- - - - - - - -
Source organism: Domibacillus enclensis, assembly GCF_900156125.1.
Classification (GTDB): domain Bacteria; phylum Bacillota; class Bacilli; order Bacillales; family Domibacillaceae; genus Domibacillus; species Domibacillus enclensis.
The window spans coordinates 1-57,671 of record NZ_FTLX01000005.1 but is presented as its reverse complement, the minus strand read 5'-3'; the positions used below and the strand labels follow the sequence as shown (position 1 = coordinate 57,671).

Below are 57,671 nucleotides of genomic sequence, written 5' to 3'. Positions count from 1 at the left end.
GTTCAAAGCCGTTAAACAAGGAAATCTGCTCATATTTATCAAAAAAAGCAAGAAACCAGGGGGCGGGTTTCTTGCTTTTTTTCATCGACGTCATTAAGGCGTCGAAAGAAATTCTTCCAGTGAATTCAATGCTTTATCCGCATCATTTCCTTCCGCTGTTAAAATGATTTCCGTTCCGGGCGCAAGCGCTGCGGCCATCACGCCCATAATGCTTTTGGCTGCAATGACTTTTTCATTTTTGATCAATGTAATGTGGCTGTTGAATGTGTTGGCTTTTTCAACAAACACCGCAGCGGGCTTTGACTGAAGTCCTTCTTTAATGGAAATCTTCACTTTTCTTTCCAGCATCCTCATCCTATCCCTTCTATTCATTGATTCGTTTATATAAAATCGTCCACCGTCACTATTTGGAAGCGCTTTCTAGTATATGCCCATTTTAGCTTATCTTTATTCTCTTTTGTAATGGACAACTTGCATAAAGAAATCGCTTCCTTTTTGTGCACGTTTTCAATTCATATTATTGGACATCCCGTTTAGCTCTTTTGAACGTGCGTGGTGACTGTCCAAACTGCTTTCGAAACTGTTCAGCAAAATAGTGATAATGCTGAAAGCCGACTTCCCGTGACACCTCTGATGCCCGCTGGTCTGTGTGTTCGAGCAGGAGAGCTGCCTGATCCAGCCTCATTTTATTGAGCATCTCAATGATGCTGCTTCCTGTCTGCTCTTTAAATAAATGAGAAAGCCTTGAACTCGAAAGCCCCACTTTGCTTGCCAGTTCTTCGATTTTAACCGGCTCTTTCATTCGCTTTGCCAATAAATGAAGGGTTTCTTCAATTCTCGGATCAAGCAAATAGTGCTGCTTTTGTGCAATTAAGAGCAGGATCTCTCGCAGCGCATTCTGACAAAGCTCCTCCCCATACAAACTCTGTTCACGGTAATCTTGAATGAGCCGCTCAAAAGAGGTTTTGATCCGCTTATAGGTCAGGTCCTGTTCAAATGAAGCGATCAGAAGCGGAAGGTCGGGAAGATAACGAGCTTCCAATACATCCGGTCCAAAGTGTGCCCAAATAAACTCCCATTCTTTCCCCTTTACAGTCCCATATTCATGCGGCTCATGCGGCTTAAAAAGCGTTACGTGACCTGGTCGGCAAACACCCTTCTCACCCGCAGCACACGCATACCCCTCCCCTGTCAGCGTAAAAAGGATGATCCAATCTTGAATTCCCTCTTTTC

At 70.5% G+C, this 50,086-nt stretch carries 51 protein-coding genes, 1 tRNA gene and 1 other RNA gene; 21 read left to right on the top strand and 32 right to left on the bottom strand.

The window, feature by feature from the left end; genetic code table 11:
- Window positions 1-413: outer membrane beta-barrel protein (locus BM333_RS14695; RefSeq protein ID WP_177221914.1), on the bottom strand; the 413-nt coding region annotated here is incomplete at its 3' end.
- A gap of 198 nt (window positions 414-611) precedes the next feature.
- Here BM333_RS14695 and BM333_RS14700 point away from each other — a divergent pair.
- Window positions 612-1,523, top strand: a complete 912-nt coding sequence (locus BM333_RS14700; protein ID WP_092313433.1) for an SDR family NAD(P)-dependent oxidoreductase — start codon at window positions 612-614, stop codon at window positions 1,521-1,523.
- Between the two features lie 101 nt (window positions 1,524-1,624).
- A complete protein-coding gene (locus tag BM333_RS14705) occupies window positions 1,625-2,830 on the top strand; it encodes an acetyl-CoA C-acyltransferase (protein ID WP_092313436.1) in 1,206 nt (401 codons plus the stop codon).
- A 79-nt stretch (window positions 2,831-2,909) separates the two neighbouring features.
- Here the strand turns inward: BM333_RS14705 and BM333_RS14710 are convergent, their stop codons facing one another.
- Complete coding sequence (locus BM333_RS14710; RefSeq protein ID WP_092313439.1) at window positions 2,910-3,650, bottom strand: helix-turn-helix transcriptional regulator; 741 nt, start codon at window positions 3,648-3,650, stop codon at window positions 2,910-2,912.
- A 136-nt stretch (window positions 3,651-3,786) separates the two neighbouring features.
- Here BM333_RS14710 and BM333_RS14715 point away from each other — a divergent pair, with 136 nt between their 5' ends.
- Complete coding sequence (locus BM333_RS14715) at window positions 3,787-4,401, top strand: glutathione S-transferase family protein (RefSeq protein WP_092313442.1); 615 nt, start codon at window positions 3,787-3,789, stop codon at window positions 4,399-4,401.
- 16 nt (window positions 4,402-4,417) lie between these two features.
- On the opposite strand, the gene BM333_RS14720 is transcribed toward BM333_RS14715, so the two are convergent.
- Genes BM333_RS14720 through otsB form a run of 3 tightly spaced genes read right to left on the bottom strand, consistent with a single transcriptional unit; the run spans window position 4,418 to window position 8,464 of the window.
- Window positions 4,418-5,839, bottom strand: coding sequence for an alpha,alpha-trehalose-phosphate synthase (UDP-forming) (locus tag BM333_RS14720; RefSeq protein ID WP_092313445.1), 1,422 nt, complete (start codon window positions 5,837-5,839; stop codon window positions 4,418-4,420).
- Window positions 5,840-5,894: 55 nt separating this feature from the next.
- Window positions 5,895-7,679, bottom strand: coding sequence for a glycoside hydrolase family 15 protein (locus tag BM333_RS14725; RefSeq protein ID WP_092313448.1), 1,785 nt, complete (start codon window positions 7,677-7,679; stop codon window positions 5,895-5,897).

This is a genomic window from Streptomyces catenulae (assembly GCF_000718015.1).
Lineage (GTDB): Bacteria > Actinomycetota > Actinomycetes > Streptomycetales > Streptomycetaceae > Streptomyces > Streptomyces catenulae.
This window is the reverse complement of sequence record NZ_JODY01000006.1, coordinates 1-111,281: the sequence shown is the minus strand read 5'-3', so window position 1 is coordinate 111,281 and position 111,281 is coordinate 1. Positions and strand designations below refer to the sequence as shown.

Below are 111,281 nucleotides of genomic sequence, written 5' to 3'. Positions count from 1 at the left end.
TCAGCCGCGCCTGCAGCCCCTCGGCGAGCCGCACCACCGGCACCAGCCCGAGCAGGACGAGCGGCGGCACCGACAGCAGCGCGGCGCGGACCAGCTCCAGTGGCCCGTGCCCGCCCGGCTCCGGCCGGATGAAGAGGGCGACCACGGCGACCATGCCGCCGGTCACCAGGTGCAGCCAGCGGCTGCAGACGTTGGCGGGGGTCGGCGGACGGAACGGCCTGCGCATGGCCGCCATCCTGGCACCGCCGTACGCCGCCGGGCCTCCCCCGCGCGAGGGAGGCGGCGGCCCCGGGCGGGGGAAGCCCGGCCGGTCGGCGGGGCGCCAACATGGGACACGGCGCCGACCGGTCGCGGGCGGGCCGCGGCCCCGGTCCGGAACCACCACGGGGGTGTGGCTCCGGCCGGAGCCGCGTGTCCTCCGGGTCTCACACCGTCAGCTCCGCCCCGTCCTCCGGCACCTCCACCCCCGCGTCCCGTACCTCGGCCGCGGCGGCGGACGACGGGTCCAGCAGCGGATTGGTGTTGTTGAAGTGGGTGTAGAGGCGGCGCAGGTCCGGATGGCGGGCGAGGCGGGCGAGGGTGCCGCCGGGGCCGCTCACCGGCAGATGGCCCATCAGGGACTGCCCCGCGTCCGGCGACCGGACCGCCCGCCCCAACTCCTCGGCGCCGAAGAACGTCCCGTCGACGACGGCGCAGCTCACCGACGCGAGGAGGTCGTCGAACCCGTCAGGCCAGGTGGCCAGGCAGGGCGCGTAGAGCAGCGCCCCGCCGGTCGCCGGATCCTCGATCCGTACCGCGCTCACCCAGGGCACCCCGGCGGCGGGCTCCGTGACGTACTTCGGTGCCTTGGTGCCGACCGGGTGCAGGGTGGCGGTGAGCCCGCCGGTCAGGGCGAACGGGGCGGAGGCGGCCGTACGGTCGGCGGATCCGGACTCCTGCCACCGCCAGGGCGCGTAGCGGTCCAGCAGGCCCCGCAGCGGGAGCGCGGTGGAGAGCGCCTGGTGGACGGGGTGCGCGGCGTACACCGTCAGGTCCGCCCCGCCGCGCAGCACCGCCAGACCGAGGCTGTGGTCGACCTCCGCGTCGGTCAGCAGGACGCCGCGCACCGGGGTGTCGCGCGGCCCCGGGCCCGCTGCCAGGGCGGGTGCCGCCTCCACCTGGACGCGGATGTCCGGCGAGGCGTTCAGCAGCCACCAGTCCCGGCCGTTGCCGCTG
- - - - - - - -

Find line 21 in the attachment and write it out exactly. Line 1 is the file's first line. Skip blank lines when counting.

- On the opposite strand, the gene BM333_RS14720 is transcribed toward BM333_RS14715, so the two are convergent.